Researchers at McGill University in Canada have succeeded in simultaneously observing the reorganisations of atomic positions and electron distribution during the transformation of vanadium dioxide (VO2) from a semiconductor into a metal.
The results, reported in Science, are claimed to mark the first time that experiments have been able to distinguish changes in a material’s atomic-lattice structure from the relocation of the electrons in a process that takes place a trillion times faster than the blink of an eye.
The measurements were achieved thanks to the McGill team’s development of instrumentation that could be used by scientists in a variety of disciplines, such as examining fleeting but crucial transformations during chemical reactions, or to enable biologists to obtain an atomic-level understanding of protein function. This ultrafast instrumentation combines tools and techniques of electron microscopy with those of laser spectroscopy in novel ways.
In a statement, Bradley Siwick, the Canada Research Chair in Ultrafast Science at McGill said, ‘We’ve developed instruments and approaches that allow us to actually look into the microscopic structure of matter, on femtosecond time scales that are fundamental to processes in chemistry, materials science, condensed-matter physics, and biology.
‘We’re able to both watch where nuclei go, and separate that from what’s happening with the electrons. And, on top of that, we are able to say what impact those structural changes have on the property of the material. That’s what’s really important technologically.’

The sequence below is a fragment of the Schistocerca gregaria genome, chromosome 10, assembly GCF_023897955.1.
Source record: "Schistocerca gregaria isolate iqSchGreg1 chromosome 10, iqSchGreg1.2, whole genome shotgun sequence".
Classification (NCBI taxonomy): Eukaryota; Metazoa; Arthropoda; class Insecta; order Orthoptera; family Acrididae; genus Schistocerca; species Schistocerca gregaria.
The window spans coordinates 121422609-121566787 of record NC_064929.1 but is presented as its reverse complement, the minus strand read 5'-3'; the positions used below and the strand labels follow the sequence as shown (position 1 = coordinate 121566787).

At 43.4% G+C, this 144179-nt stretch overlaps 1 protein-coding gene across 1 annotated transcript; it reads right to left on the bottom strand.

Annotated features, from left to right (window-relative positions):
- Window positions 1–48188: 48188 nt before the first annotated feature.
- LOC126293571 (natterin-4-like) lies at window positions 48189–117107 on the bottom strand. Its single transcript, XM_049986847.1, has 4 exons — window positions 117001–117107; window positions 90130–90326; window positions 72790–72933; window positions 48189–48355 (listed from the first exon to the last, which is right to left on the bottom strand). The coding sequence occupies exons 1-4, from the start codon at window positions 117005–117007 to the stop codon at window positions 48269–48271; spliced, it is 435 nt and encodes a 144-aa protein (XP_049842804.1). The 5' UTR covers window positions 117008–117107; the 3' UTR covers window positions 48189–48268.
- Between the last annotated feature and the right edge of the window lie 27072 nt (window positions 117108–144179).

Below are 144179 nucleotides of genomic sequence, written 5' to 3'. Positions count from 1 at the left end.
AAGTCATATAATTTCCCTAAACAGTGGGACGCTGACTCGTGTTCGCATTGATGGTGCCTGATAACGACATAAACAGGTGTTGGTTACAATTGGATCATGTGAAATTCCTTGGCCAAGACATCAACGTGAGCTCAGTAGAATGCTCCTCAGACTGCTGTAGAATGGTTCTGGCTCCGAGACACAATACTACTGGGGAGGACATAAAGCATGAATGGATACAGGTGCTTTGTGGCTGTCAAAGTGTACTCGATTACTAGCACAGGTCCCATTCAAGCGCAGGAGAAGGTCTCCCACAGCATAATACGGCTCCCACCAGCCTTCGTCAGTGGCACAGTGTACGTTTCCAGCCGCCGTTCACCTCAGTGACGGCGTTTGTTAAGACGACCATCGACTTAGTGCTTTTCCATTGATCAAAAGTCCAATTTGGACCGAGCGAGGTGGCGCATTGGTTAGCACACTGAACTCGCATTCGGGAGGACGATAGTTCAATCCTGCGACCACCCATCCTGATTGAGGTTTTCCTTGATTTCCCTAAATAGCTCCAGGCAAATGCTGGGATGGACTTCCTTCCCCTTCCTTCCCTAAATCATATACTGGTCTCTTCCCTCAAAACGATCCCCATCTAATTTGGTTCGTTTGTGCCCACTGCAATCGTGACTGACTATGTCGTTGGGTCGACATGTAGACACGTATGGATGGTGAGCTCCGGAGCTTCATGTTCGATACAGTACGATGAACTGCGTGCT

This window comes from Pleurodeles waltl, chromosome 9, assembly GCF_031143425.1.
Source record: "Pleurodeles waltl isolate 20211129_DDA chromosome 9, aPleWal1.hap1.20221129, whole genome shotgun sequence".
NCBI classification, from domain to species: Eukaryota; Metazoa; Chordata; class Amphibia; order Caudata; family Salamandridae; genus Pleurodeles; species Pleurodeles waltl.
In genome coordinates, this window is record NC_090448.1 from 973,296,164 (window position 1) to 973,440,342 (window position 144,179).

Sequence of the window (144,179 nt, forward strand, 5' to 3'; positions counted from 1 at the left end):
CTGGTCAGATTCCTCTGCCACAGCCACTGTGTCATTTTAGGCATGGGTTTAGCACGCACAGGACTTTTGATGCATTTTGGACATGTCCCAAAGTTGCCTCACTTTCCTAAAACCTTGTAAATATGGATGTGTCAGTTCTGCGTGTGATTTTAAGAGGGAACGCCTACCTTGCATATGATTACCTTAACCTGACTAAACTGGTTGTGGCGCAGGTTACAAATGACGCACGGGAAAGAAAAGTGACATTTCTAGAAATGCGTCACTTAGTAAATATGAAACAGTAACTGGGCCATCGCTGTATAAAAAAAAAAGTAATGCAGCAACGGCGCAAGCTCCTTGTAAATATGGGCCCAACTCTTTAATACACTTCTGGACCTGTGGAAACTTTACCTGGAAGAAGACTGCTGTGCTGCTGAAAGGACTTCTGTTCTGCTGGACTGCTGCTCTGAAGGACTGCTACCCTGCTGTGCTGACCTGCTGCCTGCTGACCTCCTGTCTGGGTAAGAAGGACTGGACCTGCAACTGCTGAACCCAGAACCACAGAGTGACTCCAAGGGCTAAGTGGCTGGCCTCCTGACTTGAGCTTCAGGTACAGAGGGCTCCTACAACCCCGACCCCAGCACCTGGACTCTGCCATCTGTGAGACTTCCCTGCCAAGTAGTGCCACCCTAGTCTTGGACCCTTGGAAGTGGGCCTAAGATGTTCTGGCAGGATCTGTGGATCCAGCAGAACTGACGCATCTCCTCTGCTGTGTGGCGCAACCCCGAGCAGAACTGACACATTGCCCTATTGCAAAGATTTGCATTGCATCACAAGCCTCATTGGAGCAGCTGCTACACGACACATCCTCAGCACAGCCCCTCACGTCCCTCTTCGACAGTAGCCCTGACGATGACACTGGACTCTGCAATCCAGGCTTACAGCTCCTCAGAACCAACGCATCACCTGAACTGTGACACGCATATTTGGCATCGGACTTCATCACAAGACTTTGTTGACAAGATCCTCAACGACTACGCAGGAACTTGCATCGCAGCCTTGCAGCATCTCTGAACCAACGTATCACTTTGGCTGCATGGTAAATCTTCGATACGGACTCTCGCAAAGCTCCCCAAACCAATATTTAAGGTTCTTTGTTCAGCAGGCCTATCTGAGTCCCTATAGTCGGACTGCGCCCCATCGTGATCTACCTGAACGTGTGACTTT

By taking advantage of these recent advances, the research group has shed new light on a long-standing problem in condensed matter physics. The semiconductor-metal transition in Vanadium dioxide acts as a semiconductor at low temperatures but transforms to a highly conductive metal when temperature rises to around 60oC. This quality gives the material the potential to be used in a range of applications, from high-speed optical switches to heat-sensitive smart coatings on windows.
The experiments took place in Siwick’s lab where he and his team of graduate students spent nearly four years assembling a maze of lasers, amplifiers and lenses alongside an in-house designed and built electron microscope on a vibration-free steel table.
To conduct the experiments, the McGill team collaborated with the research group of Mohamed Chaker at INRS EMT, a university research centre outside Montreal. The INRS scientists provided the high quality, extremely thin samples of VO2 required to make ultrafast electron diffraction measurements. The diffraction patterns provide atomic-length-scale snapshots of the material structure at specific moments during rearrangement.
‘This opens a whole new window on the microscopic world that we hope will answer many outstanding questions in materials and molecular physics, but also uncover at least as many surprises. When you look with new eyes you have a chance to see things in new ways,’ said Siwick.
The research was supported by the Canada Foundation for Innovation, the Natural Sciences and Engineering Research Council of Canada, the Canada Research Chairs program, and the Fonds du Recherche du Québec-Nature et Technologies.